Last year we examined what was known — or more accurately what was not known — about online courses and cyberschools, and their overall impact on student learning. The report, Searching for the Reality of Virtual Schools,found that despite some very exciting things happening in online education, the overall impact of virtual courses and schools on elementary and secondary students is either undocumented or bleak.  We also found that the fault is mostly with inadequate monitoring systems for students working online, with the result that many of them appeared to be dropping in and out of the cyberworld unnoticed and often untaught.
Recent news from Pennsylvania isn’t making us any more hopeful. Earlier this week, an independent education news service in Philadelphia reported on allegations by former employees that a major virtual charter school provider, K12 Inc.

U.S. Education Secretary to Address the National School Boards Association's Federal Relations Network Conference
Contact:   Press Office, (202) 401-1576, 
Event Date 1: January 28, 2013 03:00 pm - 04:00 pm
U.S. Secretary of Education Arne Duncan will give remarks at the National School Boards Association's Federal Relations Network Conference on Monday, Jan. 28, in Washington, D.C. He will speak about progress in K-12 education and the Obama administration's goals for education reform going forward. A question-and-answer session will follow.

‘School Choice Week’ Promotes Vouchers, Undermines Public Schools, Says Americans United
Religious/Private Schools Have The ‘Choice,’ But Want Taxpayers To Foot The Bill, Says AU’s Lynn
Press Release Americans United For Separation of Church and State Jan 25, 2013
Sectarian lobbies and right-wing interest groups are waging war on the public school system, and “National School Choice Week” is part of that effort, according to Americans United for Separation of Church and State.
From Jan. 27-Feb. 2, pro-private school forces are sponsoring hundreds of events around the country that supposedly promote “effective education options for every child.” In fact, civil liberties advocates say the real goal is enactment of voucher schemes that undercut public schools and subsidize religious and other private schools with taxpayer dollars.
Event sponsors include the Heritage Foundation, the National Catholic Educational Association, the American Legislative Exchange Council and Betsy DeVos’ Alliance for School Choice.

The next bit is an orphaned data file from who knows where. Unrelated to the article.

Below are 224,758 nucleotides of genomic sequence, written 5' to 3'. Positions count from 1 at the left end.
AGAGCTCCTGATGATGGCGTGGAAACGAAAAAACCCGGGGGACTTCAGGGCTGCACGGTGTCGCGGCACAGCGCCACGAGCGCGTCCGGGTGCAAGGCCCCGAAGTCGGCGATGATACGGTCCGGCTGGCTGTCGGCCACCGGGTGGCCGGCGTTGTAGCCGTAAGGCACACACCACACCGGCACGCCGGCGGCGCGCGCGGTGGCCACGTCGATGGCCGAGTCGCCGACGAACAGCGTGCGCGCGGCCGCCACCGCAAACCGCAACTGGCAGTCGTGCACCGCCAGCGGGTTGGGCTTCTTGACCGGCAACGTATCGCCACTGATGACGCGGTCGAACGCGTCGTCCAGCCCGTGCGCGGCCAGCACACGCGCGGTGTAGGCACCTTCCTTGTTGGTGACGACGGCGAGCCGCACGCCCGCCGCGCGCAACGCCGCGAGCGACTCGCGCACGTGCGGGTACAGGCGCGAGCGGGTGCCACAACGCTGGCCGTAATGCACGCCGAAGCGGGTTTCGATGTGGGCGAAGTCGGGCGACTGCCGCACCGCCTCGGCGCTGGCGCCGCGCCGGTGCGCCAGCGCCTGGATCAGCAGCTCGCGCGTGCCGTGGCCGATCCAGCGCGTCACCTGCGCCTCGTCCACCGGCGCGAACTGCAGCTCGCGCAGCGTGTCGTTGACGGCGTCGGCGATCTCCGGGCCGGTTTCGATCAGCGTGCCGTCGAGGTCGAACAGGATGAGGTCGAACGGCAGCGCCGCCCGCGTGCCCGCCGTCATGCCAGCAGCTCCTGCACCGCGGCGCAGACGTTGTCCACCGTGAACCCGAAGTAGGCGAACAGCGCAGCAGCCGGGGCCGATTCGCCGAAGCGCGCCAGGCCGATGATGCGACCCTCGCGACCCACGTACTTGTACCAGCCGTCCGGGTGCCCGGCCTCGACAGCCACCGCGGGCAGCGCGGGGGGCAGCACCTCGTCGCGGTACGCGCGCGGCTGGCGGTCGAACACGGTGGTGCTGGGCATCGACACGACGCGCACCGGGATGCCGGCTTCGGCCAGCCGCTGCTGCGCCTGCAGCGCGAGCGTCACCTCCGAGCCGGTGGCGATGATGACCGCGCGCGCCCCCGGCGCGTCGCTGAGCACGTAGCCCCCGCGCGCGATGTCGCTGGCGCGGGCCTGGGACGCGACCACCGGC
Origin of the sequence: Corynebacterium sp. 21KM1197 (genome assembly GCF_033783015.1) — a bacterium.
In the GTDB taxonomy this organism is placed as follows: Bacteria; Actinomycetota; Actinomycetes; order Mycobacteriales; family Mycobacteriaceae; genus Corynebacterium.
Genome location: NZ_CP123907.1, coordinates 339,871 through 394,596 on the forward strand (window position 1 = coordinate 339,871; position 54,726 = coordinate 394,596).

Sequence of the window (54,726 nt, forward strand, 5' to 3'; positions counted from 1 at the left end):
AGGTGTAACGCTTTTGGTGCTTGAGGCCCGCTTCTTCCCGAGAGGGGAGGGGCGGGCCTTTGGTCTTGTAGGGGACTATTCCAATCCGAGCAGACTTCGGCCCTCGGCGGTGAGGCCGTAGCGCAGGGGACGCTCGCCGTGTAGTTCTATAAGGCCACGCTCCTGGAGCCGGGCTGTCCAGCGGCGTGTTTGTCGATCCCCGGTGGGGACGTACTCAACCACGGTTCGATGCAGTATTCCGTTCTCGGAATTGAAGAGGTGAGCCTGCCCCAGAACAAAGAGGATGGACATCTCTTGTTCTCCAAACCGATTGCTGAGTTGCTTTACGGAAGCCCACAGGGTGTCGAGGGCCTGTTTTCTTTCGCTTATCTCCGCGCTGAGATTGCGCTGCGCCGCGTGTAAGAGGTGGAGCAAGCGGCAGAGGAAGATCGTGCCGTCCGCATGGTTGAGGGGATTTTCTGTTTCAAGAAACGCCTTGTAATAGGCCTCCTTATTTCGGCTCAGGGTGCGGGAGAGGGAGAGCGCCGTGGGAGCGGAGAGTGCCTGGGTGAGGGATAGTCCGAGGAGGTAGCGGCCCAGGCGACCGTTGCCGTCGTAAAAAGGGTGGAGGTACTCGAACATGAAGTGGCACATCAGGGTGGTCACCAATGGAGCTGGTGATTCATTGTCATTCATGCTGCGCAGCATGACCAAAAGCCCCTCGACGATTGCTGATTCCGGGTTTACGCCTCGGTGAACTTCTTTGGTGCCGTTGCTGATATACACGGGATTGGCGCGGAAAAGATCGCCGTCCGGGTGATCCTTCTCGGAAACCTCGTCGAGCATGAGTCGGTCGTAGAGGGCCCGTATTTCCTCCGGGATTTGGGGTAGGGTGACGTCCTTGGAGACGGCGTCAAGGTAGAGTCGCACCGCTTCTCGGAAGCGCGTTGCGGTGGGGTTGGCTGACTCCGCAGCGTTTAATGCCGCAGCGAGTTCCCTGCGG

Pennsylvania Budget and Policy Center
SAVE THE DATE: 2013 Pennsylvania Budget Summit Feb. 21st
Many Pennsylvanians have sent a clear message to Harrisburg in recent months: The state budget cuts of the past two years were too deep. It is time to once again invest in classrooms and communities.  Next month, Governor Tom Corbett will unveil his 2013-14 budget proposal. Join the Pennsylvania Budget and Policy Center for an in-depth look at the Governor's proposal and an update on the federal budget -- and what they mean for communities and families across Pennsylvania.
2013 Pennsylvania Budget Summit
Thursday, February 21, 2013, 9 a.m. to 3 p.m.
Hilton Harrisburg, 1 North Second Street, Harrisburg, PA
Registration is free and lunch is included.


The Education Policy and Leadership Center, with the Cooperation of the Pennsylvania School Boards Association (PSBA) and Pennsylvania Association of School Business Officials (PASBO), will conduct A Series of Regional Full-Day Workshops for 2013 Pennsylvania School Board Candidates.  Registration is $45 and includes coffee/donuts, lunch, and materials.  
Philadelphia Region Saturday, February 2, 2013 – 8:30 a.m. to 4:30 p.m.
Montgomery County Intermediate Unit, 1605 W. Main Street, Norristown, PA 19403
Harrisburg Region Saturday, February 9, 2013– 8:30 a.m. to 4:30 p.m.
Pennsylvania School Boards Association Headquarters, 400 Bent Creek Boulevard, Mechanicsburg, PA 17050
Pittsburgh Region Saturday, February 23, 2013 – 8:30 a.m. to 4:30 p.m.
Doubletree Hotel Pittsburgh/Monroeville, 101 Mall Blvd., Monroeville, PA 15146
To register, please click here.

2013 PSBA Leadership Symposium on Advocacy and Issues
April 6, 2013 The Penn Stater Convention Center Hotel; State College, PA
Strategic leadership, school budgeting and advocacy are key issues facing today's school district leaders. For your school district to truly thrive, leaders must maintain a solid understanding of these three functions. Attend the 2013 PSBA Leadership Symposium on Advocacy and Issues to ensure you have the skills you need to take your district to the next level.